For Frank Jones (1900-1969) — a Black self-taught artist who spent his life in Texas, where he died while serving time at the state penitentiary in Huntsville, north of Houston (home of the Lone Star State’s execution chamber) — making art might have served as a form of spirit-lifting escape from the monotony and tension of his long years in prison.
Although his remarkable drawings in colored pencil on paper are well known among informed collectors and specialists in the outsider-art field, they still have not achieved the broad recognition enjoyed by the similarly unique works of Bill Traylor (circa 1853-1949) or Thornton Dial, Sr. (1928-2016), to name two other renowned, African American self-taught artists. This might be due in part to the fact that only a few hundred of Jones’s drawings are known to exist, and many of them have been in private hands for many years.
As a result, although examples of his work do routinely turn up at events like the annual Outsider Art Fair in New York, presentations of significant quantities of Jones’s drawings are generally less frequent than those of, say, Traylor. His last notable showings took place at Carl Hammer Gallery in the spring of 2017 and, later that same year, at Ricco/Maresca Gallery in New York.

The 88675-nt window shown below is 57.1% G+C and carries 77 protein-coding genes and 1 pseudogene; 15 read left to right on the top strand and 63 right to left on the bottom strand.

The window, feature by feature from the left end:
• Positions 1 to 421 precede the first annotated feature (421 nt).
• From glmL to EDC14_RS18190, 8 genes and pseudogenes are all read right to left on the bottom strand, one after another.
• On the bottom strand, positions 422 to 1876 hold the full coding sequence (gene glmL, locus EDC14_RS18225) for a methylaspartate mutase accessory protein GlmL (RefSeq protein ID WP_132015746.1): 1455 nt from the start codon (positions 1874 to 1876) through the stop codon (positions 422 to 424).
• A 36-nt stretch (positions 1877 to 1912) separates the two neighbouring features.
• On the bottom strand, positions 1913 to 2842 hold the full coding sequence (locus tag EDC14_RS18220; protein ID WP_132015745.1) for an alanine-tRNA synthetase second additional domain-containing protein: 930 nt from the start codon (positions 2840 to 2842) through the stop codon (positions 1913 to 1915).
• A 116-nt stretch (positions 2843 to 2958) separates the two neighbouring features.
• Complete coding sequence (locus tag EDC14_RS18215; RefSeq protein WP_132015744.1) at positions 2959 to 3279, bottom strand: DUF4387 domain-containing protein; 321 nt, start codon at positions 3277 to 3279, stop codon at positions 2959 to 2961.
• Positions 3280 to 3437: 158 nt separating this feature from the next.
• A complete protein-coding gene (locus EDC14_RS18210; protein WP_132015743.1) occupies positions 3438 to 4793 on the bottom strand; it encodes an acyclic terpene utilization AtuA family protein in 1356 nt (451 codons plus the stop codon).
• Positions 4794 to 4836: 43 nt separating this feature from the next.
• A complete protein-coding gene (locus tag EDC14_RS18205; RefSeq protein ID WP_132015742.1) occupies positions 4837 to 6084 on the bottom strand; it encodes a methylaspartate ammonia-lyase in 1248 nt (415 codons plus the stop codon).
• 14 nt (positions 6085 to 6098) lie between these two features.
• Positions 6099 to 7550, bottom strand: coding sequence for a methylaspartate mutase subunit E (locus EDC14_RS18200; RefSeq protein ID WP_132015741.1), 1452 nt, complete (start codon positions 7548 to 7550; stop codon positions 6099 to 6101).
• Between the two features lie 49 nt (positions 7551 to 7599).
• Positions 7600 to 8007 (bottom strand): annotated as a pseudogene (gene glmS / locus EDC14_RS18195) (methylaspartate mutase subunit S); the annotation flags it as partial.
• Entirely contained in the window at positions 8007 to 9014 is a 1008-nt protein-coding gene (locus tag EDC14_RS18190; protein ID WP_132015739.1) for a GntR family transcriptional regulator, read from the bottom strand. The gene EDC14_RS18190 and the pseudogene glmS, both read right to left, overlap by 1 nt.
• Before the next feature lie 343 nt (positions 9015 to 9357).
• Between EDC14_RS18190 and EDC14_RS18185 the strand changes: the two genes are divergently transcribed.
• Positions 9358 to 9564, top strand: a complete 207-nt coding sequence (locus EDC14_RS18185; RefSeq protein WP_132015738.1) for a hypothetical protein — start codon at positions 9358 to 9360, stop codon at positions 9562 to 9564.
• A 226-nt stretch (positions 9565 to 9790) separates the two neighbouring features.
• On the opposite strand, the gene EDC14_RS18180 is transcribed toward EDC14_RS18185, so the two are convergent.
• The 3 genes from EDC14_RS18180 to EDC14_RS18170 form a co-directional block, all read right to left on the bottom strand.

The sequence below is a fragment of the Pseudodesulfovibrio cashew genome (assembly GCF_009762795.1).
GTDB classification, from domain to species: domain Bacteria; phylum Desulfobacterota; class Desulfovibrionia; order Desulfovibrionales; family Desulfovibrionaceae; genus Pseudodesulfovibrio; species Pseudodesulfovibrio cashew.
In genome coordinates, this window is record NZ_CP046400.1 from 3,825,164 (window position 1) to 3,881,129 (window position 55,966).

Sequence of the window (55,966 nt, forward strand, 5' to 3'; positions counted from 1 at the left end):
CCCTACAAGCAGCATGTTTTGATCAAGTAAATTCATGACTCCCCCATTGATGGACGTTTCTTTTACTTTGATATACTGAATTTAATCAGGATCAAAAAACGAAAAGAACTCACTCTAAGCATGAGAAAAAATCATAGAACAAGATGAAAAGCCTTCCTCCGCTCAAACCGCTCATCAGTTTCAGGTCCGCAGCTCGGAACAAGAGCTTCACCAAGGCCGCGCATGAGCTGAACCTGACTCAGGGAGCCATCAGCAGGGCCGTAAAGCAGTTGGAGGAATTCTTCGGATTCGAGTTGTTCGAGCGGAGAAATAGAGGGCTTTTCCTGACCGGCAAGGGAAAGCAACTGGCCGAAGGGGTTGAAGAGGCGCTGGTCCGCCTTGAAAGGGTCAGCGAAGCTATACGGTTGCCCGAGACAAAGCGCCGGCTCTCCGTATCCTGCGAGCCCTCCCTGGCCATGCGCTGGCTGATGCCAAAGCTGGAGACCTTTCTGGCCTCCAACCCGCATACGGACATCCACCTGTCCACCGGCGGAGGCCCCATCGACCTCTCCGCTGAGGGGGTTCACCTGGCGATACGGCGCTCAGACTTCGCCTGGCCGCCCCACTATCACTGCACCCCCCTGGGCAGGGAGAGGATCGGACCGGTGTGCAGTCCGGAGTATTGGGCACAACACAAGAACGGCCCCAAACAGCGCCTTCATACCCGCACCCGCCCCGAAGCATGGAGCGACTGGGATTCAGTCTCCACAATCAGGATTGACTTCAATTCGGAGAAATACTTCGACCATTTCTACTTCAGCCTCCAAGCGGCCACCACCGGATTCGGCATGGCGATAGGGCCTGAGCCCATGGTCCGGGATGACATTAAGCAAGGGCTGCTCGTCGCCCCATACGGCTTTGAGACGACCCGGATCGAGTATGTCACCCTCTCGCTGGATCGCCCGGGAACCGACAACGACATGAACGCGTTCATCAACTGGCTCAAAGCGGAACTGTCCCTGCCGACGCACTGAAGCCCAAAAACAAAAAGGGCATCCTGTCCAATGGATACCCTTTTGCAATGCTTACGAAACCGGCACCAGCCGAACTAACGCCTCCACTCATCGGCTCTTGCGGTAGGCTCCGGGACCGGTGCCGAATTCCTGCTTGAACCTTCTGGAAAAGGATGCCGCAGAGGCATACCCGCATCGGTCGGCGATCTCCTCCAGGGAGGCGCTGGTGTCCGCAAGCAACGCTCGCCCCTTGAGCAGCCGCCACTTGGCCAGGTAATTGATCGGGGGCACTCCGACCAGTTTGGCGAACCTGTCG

Now, though, Shrine, a gallery at the southern end of Manhattan’s Lower East Side that often focuses on outsider art, is presenting 114591 — at nine drawings, a relatively bountiful exhibition of Jones’s production and one brimming with some of his highest-quality, most emblematic creations (tip to fans: there’s a tenth piece available that is not on display). The show takes its title from the artist’s own prisoner number. (Jones, who was illiterate, routinely marked his drawings with that impersonal, institutional identifier.) The exhibition remains on view through September 13.
Jones was born in northeastern Texas, near the border with Oklahoma. His enslaved ancestors had labored on cotton plantations. Young Frank grew up in a rural environment in which generations-old African traditions helped shape his aesthetic-spiritual sensibility and worldview.
Jones was born with a caul: part of the fetal membrane covered his left eye. In the society in which he grew up, this unusual physical feature was known as a “veil,” and children born with such cauls were regarded as “double-sighted.” It was believed that they could communicate with the spirit world. Throughout his life, Jones claimed that he could see supernatural beings — animated objects, animal-like creatures, demons — which he called “haints” (“haunts”), “devils,” or “haint devils.”
Jones, who worked as a farm laborer and did odd jobs to eke out a living, spent roughly two decades in and out of Texas jails; he was sent to the prison in Huntsville to serve a life sentence for a murder he insisted he had not committed. In the 1960s, as an inmate, he began making drawings on found scraps of paper with the stubs of blue-and-red accountants’ pencils. In them, he developed his “devils’ houses” motif — wiry-looking structures depicted in cross-section, in which his omnipresent, horned, bird-like “haints” resided.